According to a new report released by Peace Now on Israel’s settlement activity during the past decade under the far-right governments of Benjamin Netanyahu, from 2009-2018 construction was begun on 19,346 new housing units in Jewish settlements in the Occupied Palestinian Territories (OPT).
The report describes how 70% of the new construction (13,608 housing units) was carried out in settlements east of the border outlined in the proposed Geneva Initiative, i.e., settlements that are likely to be evacuated in a two-state agreement. This translates to an addition of 13,608 new families (potentially more than 60,000 settlers) in settlements that Israel will likely have to evict as part of a permanent agreement.
Furthermore, 35% of the new construction (6,852 housing units) was in areas situated east of the route of the Israel’s separation barrier. Another 30% (5,861 units) are located between the already built and planned route of the fence. Only 34% (6,633 units) built during this period were west of the completed portion of the Apartheid Barrier.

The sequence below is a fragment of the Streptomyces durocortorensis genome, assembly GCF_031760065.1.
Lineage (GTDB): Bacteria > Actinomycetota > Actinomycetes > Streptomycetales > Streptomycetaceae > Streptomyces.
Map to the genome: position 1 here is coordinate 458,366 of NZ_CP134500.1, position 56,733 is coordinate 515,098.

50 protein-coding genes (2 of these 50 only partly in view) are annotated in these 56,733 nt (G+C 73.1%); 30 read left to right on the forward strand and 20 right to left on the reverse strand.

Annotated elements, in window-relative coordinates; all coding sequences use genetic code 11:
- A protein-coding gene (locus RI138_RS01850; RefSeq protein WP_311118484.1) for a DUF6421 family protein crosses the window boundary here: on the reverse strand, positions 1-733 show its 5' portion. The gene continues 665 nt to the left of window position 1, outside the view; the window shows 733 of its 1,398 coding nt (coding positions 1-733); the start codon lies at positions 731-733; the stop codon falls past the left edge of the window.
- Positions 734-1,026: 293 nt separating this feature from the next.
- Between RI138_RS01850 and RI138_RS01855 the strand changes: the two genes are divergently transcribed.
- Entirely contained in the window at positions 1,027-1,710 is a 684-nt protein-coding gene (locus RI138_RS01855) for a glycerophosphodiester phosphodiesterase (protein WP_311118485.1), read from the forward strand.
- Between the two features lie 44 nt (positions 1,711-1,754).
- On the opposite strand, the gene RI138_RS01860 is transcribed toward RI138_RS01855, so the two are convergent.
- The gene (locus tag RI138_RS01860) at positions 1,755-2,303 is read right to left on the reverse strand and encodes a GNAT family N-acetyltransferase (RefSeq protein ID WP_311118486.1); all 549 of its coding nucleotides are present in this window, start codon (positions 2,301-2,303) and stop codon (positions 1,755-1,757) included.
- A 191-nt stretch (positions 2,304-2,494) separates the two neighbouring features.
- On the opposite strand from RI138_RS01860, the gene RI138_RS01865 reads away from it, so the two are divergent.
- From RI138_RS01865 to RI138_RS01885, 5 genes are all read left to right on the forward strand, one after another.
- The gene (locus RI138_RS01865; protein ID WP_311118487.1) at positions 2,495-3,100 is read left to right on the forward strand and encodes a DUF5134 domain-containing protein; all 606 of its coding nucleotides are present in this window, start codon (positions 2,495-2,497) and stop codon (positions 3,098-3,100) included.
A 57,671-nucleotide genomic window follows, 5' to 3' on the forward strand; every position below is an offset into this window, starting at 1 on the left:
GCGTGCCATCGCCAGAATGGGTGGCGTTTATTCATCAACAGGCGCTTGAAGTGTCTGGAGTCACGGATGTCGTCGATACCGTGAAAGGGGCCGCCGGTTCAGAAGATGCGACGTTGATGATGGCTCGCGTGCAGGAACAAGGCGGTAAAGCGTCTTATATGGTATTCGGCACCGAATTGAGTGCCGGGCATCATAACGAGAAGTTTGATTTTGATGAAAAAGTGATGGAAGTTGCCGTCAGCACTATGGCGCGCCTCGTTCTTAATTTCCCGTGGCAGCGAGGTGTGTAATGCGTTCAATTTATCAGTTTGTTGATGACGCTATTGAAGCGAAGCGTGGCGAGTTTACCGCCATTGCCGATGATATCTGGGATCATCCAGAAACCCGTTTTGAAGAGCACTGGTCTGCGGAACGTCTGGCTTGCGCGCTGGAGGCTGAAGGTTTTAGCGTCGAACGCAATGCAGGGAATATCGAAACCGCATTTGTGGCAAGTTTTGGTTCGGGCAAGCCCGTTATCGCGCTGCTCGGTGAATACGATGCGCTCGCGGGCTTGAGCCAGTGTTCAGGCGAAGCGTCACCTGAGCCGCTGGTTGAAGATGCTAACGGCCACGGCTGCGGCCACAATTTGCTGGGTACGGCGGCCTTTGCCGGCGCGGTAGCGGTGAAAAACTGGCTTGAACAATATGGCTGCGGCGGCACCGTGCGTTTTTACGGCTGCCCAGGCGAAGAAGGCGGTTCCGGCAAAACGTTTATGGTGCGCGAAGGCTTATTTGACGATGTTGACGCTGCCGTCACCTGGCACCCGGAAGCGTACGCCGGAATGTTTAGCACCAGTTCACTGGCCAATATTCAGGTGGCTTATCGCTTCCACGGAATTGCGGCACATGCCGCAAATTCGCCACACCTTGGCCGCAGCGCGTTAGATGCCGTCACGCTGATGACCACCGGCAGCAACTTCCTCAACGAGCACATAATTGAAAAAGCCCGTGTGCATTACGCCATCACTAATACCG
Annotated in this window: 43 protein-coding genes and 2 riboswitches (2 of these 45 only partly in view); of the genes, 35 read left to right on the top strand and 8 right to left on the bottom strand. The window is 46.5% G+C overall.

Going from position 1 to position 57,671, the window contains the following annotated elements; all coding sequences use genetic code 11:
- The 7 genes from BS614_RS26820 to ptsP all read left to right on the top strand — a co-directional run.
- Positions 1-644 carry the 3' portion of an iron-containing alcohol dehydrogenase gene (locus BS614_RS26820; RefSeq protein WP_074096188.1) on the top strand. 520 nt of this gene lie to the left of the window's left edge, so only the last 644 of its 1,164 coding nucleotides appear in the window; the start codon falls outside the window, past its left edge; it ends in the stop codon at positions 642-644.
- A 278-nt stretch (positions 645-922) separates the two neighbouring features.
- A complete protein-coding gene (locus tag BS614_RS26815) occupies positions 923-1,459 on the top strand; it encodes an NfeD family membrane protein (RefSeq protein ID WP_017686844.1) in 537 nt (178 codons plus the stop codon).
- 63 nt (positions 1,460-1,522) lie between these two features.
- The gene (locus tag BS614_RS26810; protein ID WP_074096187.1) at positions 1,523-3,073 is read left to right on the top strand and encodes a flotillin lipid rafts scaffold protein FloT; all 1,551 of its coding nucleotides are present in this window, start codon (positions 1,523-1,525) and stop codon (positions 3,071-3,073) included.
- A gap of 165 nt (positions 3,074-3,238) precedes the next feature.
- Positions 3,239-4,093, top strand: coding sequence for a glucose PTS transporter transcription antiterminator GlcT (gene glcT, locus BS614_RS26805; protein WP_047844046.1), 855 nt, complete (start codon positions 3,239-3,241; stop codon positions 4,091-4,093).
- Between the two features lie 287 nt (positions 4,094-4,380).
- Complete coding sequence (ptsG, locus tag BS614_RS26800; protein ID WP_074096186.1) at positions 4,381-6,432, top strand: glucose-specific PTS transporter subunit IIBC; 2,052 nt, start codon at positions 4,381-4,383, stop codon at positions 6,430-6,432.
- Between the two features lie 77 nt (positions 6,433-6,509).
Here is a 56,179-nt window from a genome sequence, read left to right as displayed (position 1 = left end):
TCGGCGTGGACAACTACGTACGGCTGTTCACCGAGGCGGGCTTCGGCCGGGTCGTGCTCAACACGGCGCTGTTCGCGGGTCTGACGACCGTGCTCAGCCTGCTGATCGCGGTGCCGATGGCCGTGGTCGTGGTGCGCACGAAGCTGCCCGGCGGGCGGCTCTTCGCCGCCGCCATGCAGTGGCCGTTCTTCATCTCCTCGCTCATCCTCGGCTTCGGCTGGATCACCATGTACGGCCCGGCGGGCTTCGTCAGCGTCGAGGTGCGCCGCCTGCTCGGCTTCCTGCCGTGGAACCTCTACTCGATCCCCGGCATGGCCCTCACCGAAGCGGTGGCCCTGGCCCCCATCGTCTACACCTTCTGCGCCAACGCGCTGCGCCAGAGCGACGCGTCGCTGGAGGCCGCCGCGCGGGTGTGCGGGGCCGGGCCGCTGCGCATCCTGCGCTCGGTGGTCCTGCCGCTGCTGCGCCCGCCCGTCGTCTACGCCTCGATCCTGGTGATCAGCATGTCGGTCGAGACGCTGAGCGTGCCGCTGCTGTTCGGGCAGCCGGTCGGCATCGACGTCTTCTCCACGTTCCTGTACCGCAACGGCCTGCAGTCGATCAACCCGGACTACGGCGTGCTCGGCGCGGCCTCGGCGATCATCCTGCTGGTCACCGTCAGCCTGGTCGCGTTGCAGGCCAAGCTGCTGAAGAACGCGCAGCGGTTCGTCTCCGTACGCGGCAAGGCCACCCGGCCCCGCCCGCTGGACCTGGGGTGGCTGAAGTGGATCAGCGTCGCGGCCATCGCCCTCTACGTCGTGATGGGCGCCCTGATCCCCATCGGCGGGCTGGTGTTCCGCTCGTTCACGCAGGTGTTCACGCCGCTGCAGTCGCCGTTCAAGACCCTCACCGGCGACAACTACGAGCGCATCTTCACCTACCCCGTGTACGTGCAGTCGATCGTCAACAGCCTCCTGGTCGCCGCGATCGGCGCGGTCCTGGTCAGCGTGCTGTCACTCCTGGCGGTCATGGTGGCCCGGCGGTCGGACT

At least 11% (2,206 units) of the construction was illegal even according to Israeli law in the OPT (to say nothing of the illegality of all settlements according to the international law), primarily in illegal outposts.
In the last decade of Netanyahu rule (2009-2018), the various government ministries transferred more than NIS 10 billion ($2.8 billion) as supplementary budgets to the settlements. In 2016, the amount transferred to the settlements was NIS 1,189 billion ($333 million); in 2017, the sum was NIS 1,650 billion ($462 million); and in the first half alone of 2018 the amount was NIS 697 million ($195 million).
The above figures are calculated by the Ministry of Finance every quarter and are submitted by the Israeli Central Bureau of Statistics to the US government. According to the report, “It is important to note that this sum includes only the unique expenditures for the settlements, and not the defense and security expenditures, as well as some of the road construction expenses. Nor does it include the services given to settlers which would have been given to them even if they had lived inside Israel.”